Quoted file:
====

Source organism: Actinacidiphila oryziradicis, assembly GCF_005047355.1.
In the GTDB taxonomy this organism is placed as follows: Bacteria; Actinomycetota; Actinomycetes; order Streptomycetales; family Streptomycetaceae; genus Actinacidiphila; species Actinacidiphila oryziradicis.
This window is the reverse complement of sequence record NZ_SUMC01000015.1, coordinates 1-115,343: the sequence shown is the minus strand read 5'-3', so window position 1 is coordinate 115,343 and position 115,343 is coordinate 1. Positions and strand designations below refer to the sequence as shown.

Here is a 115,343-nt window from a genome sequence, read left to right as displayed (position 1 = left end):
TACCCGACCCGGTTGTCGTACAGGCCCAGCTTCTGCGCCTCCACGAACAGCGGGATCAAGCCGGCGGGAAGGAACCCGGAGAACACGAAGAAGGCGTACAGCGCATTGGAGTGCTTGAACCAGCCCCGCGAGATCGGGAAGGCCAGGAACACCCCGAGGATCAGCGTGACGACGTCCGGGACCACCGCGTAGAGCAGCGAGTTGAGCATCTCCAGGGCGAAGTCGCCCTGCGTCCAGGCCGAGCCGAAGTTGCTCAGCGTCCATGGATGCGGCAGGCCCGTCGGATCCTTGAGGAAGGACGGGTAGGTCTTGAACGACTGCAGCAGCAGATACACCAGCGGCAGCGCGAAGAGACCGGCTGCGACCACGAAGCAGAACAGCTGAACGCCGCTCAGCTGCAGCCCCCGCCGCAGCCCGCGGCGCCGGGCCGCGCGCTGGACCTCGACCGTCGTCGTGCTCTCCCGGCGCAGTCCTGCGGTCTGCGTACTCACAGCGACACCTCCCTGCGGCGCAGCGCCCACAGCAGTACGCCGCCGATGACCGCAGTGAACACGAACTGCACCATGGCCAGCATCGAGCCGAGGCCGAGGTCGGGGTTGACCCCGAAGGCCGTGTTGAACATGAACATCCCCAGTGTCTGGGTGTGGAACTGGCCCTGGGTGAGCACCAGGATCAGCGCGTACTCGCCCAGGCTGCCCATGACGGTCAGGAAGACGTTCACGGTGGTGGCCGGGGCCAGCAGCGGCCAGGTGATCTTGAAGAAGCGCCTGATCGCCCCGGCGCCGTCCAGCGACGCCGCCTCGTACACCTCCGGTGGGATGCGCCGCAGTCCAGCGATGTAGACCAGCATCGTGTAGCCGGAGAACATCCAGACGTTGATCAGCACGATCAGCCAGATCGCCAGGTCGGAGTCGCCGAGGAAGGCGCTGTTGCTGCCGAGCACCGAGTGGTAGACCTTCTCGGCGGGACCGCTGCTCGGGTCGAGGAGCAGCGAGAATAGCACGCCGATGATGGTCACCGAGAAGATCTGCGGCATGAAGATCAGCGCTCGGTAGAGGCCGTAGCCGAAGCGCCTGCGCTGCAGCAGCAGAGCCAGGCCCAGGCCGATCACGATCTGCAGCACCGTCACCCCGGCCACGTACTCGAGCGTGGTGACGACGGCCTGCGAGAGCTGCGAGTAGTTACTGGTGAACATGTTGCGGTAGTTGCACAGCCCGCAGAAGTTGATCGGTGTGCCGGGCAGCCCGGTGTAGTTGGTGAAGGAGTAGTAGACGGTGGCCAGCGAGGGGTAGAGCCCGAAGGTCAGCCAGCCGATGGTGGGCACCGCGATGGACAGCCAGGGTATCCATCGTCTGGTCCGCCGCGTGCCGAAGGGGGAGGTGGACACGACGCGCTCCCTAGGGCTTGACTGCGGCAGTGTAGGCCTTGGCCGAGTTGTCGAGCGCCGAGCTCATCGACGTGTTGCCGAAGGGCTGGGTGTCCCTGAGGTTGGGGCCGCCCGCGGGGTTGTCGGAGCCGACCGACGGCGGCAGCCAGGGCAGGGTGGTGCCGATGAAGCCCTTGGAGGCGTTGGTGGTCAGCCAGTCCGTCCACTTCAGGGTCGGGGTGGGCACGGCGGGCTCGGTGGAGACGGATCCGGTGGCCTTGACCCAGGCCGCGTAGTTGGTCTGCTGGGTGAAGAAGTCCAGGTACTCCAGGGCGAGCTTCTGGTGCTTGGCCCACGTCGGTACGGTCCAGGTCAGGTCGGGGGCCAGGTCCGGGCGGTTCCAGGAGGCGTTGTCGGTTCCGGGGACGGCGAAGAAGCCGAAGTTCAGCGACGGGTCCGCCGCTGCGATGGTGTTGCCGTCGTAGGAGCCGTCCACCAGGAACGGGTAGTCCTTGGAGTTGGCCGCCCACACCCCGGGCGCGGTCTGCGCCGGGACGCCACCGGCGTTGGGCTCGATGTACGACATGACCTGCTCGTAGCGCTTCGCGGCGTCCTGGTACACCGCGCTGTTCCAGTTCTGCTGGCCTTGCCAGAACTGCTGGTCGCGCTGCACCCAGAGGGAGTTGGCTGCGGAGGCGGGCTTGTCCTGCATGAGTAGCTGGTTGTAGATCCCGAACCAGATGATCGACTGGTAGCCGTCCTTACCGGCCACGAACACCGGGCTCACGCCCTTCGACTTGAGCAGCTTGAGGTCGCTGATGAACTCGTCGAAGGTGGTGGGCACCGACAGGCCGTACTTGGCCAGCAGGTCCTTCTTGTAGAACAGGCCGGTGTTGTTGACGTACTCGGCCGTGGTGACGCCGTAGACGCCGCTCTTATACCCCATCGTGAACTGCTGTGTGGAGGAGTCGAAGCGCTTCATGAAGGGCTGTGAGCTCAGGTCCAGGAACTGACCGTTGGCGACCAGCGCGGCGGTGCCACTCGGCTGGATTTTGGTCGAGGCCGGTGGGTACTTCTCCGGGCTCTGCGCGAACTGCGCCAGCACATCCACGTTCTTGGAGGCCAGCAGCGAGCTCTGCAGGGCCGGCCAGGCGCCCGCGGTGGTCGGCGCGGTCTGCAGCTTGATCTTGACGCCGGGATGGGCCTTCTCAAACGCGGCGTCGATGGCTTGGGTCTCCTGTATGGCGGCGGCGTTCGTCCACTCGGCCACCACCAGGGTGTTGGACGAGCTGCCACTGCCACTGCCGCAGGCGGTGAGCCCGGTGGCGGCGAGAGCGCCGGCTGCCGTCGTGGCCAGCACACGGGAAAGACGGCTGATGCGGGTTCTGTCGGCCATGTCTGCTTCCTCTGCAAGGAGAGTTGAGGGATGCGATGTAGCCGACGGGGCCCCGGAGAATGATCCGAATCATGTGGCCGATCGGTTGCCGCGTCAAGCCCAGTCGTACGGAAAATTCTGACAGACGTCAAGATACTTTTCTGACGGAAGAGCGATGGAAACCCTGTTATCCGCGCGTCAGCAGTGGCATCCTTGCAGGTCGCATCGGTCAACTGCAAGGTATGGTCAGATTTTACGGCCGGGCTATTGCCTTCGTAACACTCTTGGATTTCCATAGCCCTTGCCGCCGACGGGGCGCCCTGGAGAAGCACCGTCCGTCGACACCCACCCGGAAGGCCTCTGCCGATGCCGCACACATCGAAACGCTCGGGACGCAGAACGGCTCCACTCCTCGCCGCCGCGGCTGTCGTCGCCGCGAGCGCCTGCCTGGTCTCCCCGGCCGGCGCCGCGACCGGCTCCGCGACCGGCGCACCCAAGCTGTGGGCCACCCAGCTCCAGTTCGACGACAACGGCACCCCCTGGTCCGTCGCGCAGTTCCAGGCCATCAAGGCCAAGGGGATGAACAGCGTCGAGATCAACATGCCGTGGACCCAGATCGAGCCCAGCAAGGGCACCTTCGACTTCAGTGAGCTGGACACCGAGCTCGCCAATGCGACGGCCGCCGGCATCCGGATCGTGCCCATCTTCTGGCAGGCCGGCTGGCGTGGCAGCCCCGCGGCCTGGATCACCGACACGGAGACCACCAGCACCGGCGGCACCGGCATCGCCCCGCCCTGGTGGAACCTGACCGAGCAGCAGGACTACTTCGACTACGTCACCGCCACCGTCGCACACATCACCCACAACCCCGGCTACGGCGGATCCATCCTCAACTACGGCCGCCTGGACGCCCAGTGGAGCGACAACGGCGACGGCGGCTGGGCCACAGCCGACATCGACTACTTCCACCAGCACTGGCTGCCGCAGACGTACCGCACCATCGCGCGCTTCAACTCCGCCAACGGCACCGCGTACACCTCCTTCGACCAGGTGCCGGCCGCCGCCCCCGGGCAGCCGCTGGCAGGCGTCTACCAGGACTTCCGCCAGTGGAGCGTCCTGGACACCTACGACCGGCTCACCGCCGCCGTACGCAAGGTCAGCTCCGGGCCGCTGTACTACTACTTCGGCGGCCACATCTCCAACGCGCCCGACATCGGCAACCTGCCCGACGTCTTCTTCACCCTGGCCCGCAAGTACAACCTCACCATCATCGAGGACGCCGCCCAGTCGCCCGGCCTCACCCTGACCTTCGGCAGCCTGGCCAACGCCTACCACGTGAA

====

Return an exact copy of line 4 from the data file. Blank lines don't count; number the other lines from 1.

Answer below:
Here is a 115,343-nt window from a genome sequence, read left to right as displayed (position 1 = left end):